In Japan, the sacred fox wields mysterious magical powers. Tales and legends speak of its ability to take human form. Its polymorphic abilities are so profound that it can even transform itself into objects or other living beings. Its powers grow with age and wisdom.

An inseparable symbol of Japanese popular culture, the kitsune mask (狐) symbolizes the fox god. A supernatural spirit, its origins trace back to the era of samurai warriors, geishas and ninjas. Enveloped in fantasy and mythology, and intertwined with numerous urban legends, the fox, alongside the torii gates, cherry blossoms, and the katana sword, stands as a quintessential symbol of Japanese culture. Given Japan's incredibly rich history of masks, the existence of the kitsune mask as a tangible artifact holds a significance far beyond being merely a legendary object.



The first creation of S by Salanitro is inspired by the emblematic mask of Malinaltepec discovered in 1921 in southwest Mexico. In addition to the tesserae of turquoise, amazonite, obsidian and mother-of-pearl that cover the face, there is also a necklace of 55 pearls.

According to ancient beliefs, the addition of divine features to a funeral mask, in essence giving the deceased the face of a deity, ensured safe passage into the celestial world.



For the Warrior, the first piece in the mask collection, the technique chosen was that of a channel setting coupled with engraving. The stones are held by claws shaped with the finest chisel. The edges, cut back to visually free up the stone, are raised or lowered towards the base, a technique Salanitro’s teams master to perfection.

Engraving holds a particular charm. It consists in bringing a scene, a pattern to life by cutting into the material to obtain a play of reliefs and untouched areas, and emphasize aspects of the artistic creation. Here, the engraver reinterprets the history and the theme of war with the help of their chisels, attentive to the constraints of geometry and symmetry that leave no room for error. A millimeter too far, too deep or not enough, and the work is no longer in balance.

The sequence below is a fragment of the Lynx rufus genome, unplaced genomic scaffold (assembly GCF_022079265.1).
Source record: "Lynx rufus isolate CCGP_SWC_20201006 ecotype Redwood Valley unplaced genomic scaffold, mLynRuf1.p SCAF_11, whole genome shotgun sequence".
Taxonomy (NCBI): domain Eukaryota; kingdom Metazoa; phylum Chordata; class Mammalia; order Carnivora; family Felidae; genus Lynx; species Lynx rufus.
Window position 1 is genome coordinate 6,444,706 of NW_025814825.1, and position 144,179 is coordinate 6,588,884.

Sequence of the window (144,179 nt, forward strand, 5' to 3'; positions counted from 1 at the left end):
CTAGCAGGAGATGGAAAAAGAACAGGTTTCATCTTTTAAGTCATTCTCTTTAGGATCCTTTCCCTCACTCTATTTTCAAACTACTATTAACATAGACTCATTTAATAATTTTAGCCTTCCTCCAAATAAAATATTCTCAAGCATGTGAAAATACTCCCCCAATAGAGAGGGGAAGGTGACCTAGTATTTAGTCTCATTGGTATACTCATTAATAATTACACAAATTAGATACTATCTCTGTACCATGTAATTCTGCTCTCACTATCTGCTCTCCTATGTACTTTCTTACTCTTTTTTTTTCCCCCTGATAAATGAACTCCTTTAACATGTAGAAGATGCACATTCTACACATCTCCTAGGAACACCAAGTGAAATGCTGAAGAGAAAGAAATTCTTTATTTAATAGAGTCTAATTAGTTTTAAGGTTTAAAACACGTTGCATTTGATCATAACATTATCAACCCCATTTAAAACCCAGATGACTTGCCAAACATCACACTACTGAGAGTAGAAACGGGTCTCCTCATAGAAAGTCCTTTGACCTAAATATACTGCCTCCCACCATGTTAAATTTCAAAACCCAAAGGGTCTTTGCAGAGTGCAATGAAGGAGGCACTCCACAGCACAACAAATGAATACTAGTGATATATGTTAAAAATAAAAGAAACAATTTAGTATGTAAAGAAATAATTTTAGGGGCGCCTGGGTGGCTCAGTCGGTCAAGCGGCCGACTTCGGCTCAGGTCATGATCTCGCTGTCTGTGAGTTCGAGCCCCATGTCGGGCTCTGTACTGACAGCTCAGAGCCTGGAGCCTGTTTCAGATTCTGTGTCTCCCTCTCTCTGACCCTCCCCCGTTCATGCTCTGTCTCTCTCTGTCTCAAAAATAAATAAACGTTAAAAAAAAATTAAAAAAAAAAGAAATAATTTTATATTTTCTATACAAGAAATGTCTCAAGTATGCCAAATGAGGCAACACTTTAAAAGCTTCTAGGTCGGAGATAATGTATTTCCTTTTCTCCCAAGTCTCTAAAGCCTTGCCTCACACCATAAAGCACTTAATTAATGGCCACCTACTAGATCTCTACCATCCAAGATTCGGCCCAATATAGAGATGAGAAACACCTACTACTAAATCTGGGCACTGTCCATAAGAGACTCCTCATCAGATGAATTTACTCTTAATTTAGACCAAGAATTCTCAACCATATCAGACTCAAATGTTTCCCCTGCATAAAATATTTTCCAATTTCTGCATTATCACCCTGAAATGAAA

Each mask has its name, its own identity, and a story. The collection draws inspiration from masks of ancient civilizations, but it is, from the outset, conceived as decidedly contemporary; a modern reinterpretation of an ancestral object.



The sacrifice was an important part for the Mesoamerican cultures. Throuought Central and South America many civilizations practised rituals that envolved some kind of sacrifice. Xipe Totec repesented for the Mayas this very concept. The story of this character talks about giving his own life in order for people to have food and for crops to grow each year. The open mouth and the closed eyes represent the lifeless body of this divine being.



Each mask comes in a black presentation case created by the best sheath makers in Geneva. A mount is included, allowing the mask to be displayed on a wall. The mask can also be presented in its open box, as in a bespoke showcase, adding a tasteful decorative touch to the owner’s interior.


The masks in the collection evoke infinite diversity. Aztec, African, Japanese... all civilizations become a source of inspiration.

S By Salanitro offer personalized creations as part of a truly bespoke experience. The choice of materials, gemstones, setting techniques (pavé, seed or pearl), the number of stones…everything is possible when savoir-faire enhances creativity.

In making your dreams come true, the Swiss brand proposes to personalize every detail of what you hold in your mind’s eye. Let’s talk and see how we can best go about concretizing the objects that best define you, and define the contours of your project as a faithful reflection of your desires. Don’t hesitate to get in touch, we’re good listeners.